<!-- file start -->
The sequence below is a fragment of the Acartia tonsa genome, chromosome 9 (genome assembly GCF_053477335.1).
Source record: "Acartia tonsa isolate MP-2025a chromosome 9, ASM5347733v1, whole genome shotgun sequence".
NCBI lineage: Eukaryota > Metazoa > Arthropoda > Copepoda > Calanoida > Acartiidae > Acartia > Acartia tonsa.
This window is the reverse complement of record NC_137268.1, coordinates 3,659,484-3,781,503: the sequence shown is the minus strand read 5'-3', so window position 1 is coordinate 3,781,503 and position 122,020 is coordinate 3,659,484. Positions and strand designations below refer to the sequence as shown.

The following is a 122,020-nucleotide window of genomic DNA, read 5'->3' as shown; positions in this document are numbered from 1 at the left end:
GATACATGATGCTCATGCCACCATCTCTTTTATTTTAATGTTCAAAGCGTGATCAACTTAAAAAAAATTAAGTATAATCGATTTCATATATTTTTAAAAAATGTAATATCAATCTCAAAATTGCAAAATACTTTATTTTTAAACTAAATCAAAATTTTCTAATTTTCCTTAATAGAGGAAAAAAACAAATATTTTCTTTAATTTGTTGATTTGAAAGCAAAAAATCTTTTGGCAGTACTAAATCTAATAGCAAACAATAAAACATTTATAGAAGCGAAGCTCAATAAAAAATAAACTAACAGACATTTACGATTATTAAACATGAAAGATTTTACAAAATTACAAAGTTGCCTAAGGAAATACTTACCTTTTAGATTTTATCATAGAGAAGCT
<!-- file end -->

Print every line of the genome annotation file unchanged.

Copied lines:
The sequence below is a fragment of the Acartia tonsa genome, chromosome 9 (genome assembly GCF_053477335.1).
Source record: "Acartia tonsa isolate MP-2025a chromosome 9, ASM5347733v1, whole genome shotgun sequence".
NCBI lineage: Eukaryota > Metazoa > Arthropoda > Copepoda > Calanoida > Acartiidae > Acartia > Acartia tonsa.
This window is the reverse complement of record NC_137268.1, coordinates 3,659,484-3,781,503: the sequence shown is the minus strand read 5'-3', so window position 1 is coordinate 3,781,503 and position 122,020 is coordinate 3,659,484. Positions and strand designations below refer to the sequence as shown.

The following is a 122,020-nucleotide window of genomic DNA, read 5'->3' as shown; positions in this document are numbered from 1 at the left end:
GATACATGATGCTCATGCCACCATCTCTTTTATTTTAATGTTCAAAGCGTGATCAACTTAAAAAAAATTAAGTATAATCGATTTCATATATTTTTAAAAAATGTAATATCAATCTCAAAATTGCAAAATACTTTATTTTTAAACTAAATCAAAATTTTCTAATTTTCCTTAATAGAGGAAAAAAACAAATATTTTCTTTAATTTGTTGATTTGAAAGCAAAAAATCTTTTGGCAGTACTAAATCTAATAGCAAACAATAAAACATTTATAGAAGCGAAGCTCAATAAAAAATAAACTAACAGACATTTACGATTATTAAACATGAAAGATTTTACAAAATTACAAAGTTGCCTAAGGAAATACTTACCTTTTAGATTTTATCATAGAGAAGCT